Iowa guard Connor McCaffery had a career-high 13 rebounds vs. Michigan. Why was that important? Hear him explain: Hawk Central
IOWA CITY, Ia. — Fran McCaffery made a somewhat unorthodox decision about his starting lineup when power forward Jack Nunge went down five games into the season.
Senior Ryan Kriener, at 6-foot-10, seemed like the logical choice to fill that role for the Iowa men’s basketball team.
But McCaffery instead turned to his son, 6-5 sophomore Connor McCaffery, who had been primarily playing point guard before that.
Fran McCaffery said Friday he’d never before considered Connor as someone who could muscle up in the post when needed.
“I made a decision that we needed Connor on the floor,” McCaffery said. “I brought Kriener in and I said, ‘Look, Ryan, I like you and (center) Luka (Garza) together, but I want to be able to have that option coming down the stretch if we need it. And I want that option against certain teams that play two bigs. So rather than start you both, I don’t need you both getting in foul trouble …’”
And so far, so good. The No. 19 Hawkeyes are 14-5 and 5-3 in the Big Ten Conference heading into Monday’s home game against Wisconsin. Connor McCaffery has averaged 5.6 rebounds in the 14 games since Nunge’s injury.
Kriener is averaging eight points per game while coming off the bench to play 18-22 minutes most nights.
McCaffery pointed out that his son played some power forward during his senior season at Iowa City West.
“When you get to 215 (pounds), you at least have enough girth to play against most guys. It’s going to be hard for him against those guys that are 255, but then again, you’ve got some issues on the other side when that guy’s got to guard him,” Fran McCaffery said.
“More and more teams are playing small, anyway, so it’s really worked.”
Connor McCaffery does still play guard at times in Iowa’s lineup. His versatility has been a big plus for a team that is also without senior point guard Jordan Bohannon after he had season-ending hip surgery.
Kriener, meanwhile, has started three games when guard CJ Fredrick was injured. He has scored in double digits in each of the Hawkeyes’ past three games after Fredrick returned. Iowa is on a four-game winning streak.
McCaffery likes being able to turn to Kriener off his bench.
“He provides defense. He provides size. He provides intelligence. And he provides scoring,” McCaffery said of Kriener. “He complements Luka well, so we can play them together.”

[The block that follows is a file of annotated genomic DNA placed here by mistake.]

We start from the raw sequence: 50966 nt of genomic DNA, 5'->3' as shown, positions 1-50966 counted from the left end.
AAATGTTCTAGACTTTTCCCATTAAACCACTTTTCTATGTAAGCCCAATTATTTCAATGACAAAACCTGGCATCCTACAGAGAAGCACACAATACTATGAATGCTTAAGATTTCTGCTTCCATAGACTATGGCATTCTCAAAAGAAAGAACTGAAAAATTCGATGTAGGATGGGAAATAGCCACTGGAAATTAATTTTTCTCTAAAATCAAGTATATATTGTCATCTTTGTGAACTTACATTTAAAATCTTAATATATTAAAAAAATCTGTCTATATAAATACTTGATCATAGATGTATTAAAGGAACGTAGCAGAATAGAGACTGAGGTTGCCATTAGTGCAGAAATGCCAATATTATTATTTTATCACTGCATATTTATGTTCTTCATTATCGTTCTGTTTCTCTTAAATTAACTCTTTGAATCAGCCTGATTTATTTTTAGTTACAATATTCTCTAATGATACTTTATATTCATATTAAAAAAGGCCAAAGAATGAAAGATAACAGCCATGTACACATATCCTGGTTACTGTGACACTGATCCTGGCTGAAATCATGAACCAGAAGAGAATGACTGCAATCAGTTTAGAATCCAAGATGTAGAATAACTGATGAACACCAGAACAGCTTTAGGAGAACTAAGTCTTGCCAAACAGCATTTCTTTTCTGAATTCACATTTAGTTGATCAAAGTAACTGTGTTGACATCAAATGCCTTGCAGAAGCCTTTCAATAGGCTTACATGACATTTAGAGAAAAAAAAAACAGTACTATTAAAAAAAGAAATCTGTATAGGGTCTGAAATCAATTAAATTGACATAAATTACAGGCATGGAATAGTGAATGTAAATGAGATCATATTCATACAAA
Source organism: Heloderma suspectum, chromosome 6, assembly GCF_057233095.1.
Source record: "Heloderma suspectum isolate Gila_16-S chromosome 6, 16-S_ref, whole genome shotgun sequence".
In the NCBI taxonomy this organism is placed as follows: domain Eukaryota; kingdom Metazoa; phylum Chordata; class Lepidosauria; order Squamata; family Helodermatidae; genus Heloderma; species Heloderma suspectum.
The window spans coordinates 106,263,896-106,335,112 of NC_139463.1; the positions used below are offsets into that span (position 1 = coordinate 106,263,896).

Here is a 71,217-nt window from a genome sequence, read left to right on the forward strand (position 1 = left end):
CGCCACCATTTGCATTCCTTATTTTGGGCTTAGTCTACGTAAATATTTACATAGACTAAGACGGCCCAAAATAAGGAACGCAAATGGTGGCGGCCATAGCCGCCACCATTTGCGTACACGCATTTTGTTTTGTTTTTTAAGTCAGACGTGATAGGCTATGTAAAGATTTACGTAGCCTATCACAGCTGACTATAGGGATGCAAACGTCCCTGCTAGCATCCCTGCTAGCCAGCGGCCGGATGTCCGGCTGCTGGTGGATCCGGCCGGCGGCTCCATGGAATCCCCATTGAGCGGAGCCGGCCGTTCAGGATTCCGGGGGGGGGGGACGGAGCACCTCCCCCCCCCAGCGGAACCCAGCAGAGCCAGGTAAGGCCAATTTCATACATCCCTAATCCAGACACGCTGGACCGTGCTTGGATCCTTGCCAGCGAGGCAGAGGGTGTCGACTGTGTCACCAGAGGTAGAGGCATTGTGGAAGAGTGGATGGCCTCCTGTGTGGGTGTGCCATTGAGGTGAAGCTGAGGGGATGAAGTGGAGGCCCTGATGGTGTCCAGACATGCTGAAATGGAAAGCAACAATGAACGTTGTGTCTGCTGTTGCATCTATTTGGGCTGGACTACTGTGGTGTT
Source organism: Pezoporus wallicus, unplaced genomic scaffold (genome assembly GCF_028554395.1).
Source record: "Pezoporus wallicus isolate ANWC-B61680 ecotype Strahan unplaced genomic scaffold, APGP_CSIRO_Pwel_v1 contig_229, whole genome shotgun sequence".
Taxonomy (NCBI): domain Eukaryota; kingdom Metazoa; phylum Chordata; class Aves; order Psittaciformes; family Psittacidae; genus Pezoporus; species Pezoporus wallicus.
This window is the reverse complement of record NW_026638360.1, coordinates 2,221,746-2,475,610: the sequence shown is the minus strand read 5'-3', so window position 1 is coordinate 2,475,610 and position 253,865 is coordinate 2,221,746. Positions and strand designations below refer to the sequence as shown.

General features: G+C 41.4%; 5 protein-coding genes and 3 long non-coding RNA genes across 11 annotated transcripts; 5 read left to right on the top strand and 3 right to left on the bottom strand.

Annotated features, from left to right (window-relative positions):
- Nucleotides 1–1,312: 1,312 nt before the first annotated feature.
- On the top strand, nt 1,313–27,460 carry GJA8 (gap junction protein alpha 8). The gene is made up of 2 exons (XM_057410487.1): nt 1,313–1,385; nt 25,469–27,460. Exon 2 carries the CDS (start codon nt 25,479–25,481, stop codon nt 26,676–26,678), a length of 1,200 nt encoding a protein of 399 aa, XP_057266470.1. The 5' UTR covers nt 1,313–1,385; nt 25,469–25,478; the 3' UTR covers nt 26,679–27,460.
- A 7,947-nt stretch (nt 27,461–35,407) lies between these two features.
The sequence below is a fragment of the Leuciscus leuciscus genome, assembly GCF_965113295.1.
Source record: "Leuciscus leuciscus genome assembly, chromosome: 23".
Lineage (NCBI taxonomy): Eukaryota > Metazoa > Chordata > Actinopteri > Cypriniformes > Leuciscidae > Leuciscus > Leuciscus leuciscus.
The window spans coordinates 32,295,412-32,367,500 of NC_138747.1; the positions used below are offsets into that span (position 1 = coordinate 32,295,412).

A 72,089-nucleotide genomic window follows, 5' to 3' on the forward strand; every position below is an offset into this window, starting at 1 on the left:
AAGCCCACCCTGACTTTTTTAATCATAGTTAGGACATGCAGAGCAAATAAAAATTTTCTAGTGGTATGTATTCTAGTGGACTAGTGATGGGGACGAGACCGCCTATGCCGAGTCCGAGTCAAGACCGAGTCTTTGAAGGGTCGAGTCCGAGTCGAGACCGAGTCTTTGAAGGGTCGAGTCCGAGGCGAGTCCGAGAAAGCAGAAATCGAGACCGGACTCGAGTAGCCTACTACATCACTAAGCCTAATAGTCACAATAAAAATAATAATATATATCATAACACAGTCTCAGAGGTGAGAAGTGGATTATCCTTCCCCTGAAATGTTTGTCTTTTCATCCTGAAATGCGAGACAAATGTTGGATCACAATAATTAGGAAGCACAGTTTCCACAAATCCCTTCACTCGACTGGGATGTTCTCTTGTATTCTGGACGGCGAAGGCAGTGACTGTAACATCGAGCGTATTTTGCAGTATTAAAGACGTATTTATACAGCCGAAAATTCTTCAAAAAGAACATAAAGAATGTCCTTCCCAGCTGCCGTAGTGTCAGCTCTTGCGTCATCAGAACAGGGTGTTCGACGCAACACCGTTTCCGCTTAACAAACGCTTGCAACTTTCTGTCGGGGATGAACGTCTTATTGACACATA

Joe Toussaint 'keeps grinding and wants to get better'
In Bohannon’s absence, freshman Joe Toussaint became Iowa’s starting point guard. The 6-foot native of New York is fast, sometimes to a fault. When he gets too sped up, McCaffery pulls Toussaint and goes with senior Bakari Evelyn. But when Toussaint can control his speed and use it as an asset, he gives the Hawkeyes a dimension they haven’t had in recent years.
That was the case Wednesday, when Toussaint played 30 minutes and gave Iowa 14 points, seven rebounds and four assists in an 85-80 win over No. 25 Rutgers. Afterward, McCaffery said that’s the kind of performance he expects from Toussaint. It’s up to Toussaint to start finding consistency.
“We present expectations for him. He’s a student of the game,” McCaffery said Friday of Toussaint. “He’s had some ups and downs. But he’s a freshman point guard, the hardest position to play as a freshman in the game.
“To his credit, he keeps grinding and wants to get better. I thought he was really good in that game and he’s going to do everything he can to be good in the next game. You know you’re going to get effort. You know you’re going to get tremendous tenacity. Really good defense. He’s going to be on the glass. He’s been a terrific rebounder for often times being the smallest guy on the floor.”
Mark Emmert covers the Iowa Hawkeyes for the Register. Reach him at firstname.lastname@example.org or 319-339-7367. Follow him on Twitter at @MarkEmmert.
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